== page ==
Game-based learning methods and strategies by Karl Kapp
The expert in gamification Karl Kapp provides a comprehensive analysis of game dynamics implementation in educational environments. The main ideas here are extracted from his book ‘The Gamification of Learning and Instruction. Game-based methods and strategies for training and education‘:
- Game-based learning facilitates learning by laying its foundations upon the game: the process is more easily followed while the concepts are assimilated.
- The game creates a virtual environment that recreates realistic situations (simulations). This way, users (students) learn to function in a safe context, but with rules, interactivity and feedback.
- The student accepts rules more easily in a playful environment: following certain rules, students can advance and succeed in the game. If they don’t play by those rules, however, they won’t beat the levels.
- It is an efficient training tool because it incorporates gaming elements: challenges, fantasy, motivation, easy achievement metrics (levels, ranking, score), as well as satisfaction by the achievement of goals.
- The progress through levels, characteristic of game-based learning methods and strategies, allow for an increase in the difficulty of achieving certain goals, so that:
- Game-based learning methods adapt to the particularities of each individual: user’s progress as they assimilate concepts and internalize habits, going up a “complexity scale”
- When experiencing the game, users react emotionally as they get involved in the process. Learning is almost an “extra” surprise, a special guest to the gamified system.
- Game-based learning strategies are the best guarantee to maintain the motivation of participants: they keep receiving continuous and personalized feedback which gives them information about their own progress.
- Karl Kapp distinguishes between two types of motivation: intrinsic and extrinsic. The first occurs after a certain activity is performed; the second, extrinsic, is the behavior specifically aimed to getting a reward. The best game-based learning is the one that has both types of motivation.
- People are especially motivated when they feel they can control the environment and establish relationships with other players. Game-based learning methods incorporate competitive aspects (rankings, prizes, score), which serve as motivators while they ensure that students will interiorize and embrace the knowledge.
- The narrative thread favors the involvement of students. Thanks to the story told by many game-based learning courses, especially serious games, students get immersed in the story and, through that narrative, they take lessons and learn.
- The game-based learning methodology clearly defines the goals that students must achieve. This way, the importance of the contents is always present above the aesthetic “packaging” which characterizes the game.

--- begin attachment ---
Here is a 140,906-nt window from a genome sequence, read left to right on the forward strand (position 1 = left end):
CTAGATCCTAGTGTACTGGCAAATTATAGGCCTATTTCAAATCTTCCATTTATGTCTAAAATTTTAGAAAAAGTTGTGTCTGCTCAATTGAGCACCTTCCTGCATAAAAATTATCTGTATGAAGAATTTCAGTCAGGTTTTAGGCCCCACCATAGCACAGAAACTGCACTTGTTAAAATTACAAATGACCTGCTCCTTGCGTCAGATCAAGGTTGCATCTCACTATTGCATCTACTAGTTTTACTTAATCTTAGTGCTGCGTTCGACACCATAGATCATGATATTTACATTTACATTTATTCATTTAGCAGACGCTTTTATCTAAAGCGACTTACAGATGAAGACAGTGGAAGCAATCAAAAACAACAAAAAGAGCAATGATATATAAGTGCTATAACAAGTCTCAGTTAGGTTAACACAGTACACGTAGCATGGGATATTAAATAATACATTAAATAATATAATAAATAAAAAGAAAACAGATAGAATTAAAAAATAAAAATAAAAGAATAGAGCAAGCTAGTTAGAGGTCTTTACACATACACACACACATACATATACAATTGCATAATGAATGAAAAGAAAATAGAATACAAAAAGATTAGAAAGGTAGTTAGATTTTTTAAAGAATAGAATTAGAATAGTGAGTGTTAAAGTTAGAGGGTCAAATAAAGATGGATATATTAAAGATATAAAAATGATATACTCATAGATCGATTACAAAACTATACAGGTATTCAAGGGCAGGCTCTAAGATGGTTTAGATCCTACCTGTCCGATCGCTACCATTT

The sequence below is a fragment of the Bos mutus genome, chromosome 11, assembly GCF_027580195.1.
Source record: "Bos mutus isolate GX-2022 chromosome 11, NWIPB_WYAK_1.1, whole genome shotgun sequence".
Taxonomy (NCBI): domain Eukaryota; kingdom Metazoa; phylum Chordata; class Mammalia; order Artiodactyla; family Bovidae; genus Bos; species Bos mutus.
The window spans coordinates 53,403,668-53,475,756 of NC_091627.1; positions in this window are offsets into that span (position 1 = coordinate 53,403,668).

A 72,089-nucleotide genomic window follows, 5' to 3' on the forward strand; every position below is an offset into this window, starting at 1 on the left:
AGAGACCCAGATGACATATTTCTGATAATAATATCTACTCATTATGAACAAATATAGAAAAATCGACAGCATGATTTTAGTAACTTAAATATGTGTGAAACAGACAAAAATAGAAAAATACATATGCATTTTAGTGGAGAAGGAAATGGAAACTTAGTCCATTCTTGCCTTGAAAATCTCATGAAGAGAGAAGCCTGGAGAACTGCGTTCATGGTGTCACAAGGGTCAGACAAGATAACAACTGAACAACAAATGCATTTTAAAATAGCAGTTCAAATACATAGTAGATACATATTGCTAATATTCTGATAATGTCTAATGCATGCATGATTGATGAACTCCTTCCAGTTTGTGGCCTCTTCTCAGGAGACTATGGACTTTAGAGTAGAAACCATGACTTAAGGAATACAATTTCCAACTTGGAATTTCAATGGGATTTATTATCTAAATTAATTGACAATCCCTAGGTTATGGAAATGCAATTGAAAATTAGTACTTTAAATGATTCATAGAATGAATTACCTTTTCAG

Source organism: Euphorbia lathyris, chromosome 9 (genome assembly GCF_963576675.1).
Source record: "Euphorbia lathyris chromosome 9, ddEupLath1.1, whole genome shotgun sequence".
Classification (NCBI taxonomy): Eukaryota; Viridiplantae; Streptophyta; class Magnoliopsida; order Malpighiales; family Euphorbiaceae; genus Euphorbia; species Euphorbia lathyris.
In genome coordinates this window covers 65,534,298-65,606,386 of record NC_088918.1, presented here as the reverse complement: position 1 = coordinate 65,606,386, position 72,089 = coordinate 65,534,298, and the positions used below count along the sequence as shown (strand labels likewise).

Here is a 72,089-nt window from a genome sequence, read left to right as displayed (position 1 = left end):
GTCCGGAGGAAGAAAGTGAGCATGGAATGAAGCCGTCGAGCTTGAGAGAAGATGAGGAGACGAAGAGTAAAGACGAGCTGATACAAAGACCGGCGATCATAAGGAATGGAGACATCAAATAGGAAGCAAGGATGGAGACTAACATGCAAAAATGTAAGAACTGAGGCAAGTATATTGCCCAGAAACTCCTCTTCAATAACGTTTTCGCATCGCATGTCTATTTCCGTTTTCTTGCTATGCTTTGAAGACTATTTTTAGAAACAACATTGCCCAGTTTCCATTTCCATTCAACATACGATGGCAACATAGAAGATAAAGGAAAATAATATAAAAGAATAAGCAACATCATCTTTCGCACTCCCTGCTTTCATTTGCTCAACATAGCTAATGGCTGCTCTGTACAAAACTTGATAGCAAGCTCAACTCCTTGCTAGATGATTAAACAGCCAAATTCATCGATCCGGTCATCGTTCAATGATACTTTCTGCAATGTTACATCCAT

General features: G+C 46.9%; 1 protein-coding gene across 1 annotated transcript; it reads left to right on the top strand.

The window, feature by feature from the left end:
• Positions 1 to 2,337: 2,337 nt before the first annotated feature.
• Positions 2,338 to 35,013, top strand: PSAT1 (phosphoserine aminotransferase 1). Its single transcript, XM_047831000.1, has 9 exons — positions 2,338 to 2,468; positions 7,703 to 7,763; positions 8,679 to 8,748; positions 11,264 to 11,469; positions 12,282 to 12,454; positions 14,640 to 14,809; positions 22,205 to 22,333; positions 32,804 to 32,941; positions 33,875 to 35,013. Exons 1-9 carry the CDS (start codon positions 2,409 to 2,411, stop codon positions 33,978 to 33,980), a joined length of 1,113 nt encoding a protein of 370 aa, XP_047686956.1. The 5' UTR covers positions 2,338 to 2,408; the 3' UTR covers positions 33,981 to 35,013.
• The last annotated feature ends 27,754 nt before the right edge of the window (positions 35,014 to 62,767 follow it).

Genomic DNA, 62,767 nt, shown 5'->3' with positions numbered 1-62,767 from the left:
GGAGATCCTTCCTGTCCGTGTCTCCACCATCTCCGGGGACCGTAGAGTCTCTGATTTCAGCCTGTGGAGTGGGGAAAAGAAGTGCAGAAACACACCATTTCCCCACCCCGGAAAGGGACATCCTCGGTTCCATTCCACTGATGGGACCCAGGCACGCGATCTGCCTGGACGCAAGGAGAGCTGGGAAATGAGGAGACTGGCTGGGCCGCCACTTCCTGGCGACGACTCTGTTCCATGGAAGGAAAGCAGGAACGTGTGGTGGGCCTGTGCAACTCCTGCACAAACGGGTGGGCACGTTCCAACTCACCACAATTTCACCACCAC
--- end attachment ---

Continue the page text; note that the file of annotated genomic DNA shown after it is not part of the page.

You may be interested: How a Serious Game Is Made
Karl Kapp not only makes distinctions regarding game-based learning, but also about the players/students themselves. So we have:
- The “achiever”: their only goal is to reach the top and win.
- The “explorer”: they spend a lot of time learning about the environment and everything that surrounds them.
- The “socializer”: they are very aware of communication and relationships with other players.
- The “killer”: they want to beat (“kill”) as many players as possible.
Kapp’s work also highlights the complexity of launching a training project. The implementation of models based on game-based learning facilitates the process but, just like any other training plan, it requires the participation of the whole team.
Not only to analyze the problems and needs of companies, but for the effective implementation of these training strategies and the goals and objectives to be developed and evaluated in each organization.
When the time comes to implement and perform a training model using gamification, HR managers should consider:
- Contents and methodology: they must be in accordance with the learning and results targeted by the training plan.
- Information and preparation: before the launch of any training, employees should be informed of the fact that they will receive it, showing the benefits of gamification and reminding them that the main objective, above the “game”, is learning. This will adjust expectations and favor better results.
- Consensus: those responsible for implementing game-based learning in an organization must agree on the results they hope to achieve with that training experience.
- Guarantee success: gamification is a fashion. The departments responsible for implementing a training model should look for suppliers and consultants who truly understand what game-based learning is and have previous experience to ensure effective learning.